Does Formula E have what it takes to lure in an audience and keep it engaged with the new electric motorsport format? After its fifth season, it looks like a yes.
Live motorsport’s allure is the sound of roaring engines, screeching breaks and whizzing pneumatic wrenches in the pits, all combined with the smell of burning gasoline and tires. As the vehicles tear by, the noise from the unmuffled tail pipes is deafening.
But without a V10 internal combustion engine capable of producing an earsplitting 130 decibels under the carbon fiber bodywork, all you would hear would be squeaking tires. That’s pretty much the soundscape at Formula E, an electric vehicle racing format. Cars produce a sound like a remote control toy at roughly the same volume as a vacuum cleaner. But without the punishing noise, is the excitement lost? Not in the least, argue fans.
“For me, if you reduce the sound you do not affect the excitement. I believe that motorsport should be about the car-to-car battle on track, and this is what Formula E has a lot of. Formula E is lucky to have close racing all throughout the grid and have unpredictable races, something which is not guaranteed in motorsport,” Tom Bryan, a Formula E enthusiast who runs FormulaEStats, a Twitter feed dedicated to race statistics, told Lubes’n’Greases.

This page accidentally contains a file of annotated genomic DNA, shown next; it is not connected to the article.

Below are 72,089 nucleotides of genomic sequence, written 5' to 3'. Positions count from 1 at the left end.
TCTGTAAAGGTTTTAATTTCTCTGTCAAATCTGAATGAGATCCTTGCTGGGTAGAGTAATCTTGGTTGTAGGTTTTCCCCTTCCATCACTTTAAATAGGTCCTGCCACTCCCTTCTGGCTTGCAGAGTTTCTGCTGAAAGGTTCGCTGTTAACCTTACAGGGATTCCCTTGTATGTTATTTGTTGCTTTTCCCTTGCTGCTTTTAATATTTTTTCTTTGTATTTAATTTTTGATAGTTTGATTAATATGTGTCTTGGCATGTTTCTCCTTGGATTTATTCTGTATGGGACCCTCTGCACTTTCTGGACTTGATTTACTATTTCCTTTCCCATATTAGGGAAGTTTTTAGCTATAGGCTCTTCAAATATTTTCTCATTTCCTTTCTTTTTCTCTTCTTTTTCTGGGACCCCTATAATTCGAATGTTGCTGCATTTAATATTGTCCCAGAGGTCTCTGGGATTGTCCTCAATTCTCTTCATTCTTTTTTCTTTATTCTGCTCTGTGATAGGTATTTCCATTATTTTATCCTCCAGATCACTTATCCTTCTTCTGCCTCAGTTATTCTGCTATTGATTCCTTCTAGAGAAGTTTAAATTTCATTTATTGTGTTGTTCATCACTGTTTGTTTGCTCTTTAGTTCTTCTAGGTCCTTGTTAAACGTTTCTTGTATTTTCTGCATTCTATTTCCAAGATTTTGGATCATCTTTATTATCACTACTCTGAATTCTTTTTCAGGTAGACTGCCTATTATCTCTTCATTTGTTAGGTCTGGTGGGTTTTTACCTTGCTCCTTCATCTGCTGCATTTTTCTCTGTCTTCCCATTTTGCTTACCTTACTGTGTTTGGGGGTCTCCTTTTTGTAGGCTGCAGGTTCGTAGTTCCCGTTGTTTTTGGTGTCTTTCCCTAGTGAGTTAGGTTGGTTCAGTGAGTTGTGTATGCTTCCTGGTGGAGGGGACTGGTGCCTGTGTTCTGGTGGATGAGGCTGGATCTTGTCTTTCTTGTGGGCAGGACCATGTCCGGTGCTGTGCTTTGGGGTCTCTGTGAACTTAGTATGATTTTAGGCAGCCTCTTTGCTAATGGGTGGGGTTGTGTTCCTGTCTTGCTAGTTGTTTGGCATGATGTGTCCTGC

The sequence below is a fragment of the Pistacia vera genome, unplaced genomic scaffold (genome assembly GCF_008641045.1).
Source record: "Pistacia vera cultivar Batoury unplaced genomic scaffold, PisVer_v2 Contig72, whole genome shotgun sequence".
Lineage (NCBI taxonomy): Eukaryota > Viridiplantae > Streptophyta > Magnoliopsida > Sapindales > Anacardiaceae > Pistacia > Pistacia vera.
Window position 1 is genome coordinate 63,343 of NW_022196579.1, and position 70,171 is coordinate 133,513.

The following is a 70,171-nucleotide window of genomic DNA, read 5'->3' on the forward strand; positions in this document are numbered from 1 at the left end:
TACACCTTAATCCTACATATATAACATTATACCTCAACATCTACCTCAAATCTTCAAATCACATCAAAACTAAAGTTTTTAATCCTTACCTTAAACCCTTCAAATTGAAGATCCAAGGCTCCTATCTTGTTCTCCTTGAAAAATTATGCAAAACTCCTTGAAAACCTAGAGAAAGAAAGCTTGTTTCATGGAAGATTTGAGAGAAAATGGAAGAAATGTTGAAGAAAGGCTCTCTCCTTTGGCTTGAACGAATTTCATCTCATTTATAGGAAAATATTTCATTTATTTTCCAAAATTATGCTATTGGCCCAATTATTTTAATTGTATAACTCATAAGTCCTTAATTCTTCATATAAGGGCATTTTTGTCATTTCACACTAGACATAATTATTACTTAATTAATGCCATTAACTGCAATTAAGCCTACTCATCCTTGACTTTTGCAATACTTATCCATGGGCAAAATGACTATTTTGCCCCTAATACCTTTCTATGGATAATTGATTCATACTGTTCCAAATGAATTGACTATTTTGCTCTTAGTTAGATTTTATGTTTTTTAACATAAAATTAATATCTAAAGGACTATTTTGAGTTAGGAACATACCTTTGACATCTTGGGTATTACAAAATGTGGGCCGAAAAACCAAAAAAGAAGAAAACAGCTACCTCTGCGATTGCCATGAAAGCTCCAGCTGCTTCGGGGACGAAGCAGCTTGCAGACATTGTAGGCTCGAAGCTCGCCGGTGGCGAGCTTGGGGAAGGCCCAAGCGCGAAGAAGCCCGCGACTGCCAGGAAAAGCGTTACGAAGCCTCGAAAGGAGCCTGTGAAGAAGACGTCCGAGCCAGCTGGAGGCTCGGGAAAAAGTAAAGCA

The mix of old school racing action and environmental messaging is attracting big names to the sport.
Entering its fifth season in December 2018, Formula E teams are populated by celebrities and major original equipment manufacturers. Richard Branson of Virgin Group and actor Leonardo diCaprio are two high-profile owners. Major manufacturers are also involved, such as BMW, Jaguar, Audi and Nissan, as well as Chinese EV marques Nio and Techeetah.
The sport may also lure drivers away from conventional racing. F1 driver Fernando Alonso has expressed an interest in moving over, bemoaning F1 as “predictable.”
With the BBC and YouTube covering live races in the 2018-19 season, Formula E is also attracting a new audience.
“I don’t see a lot of Formula 1 fans going to Formula E. I see a new audience who are not even interested in racing,” Formula E enthusiast Michael Jurukov said in an interview.
A major selling point of the new electric motorsport is that the races take place in city centers. Venues include Paris and New York, places not usually associated with motorsport. Jurukov believes this is a PR boost for a fast-growing yet largely unheard of series. The Marrakesh race in 2016 occurred during the United Nations Climate Change Conference in the city at the same time.
“A lot of Formula 1 races are in the middle of nowhere, in the desert,” Jurukov said. But Formula E is much more accessible.
“Formula E puts you straight bang in the middle of a city center. You are using existing roads, unmodified roundabouts and all the stuff that would already be there. They just put the barriers up,” Craig Scarborough, a motorsport technical analyst, told Lubes’n’Greases. “It’s real street fighting.”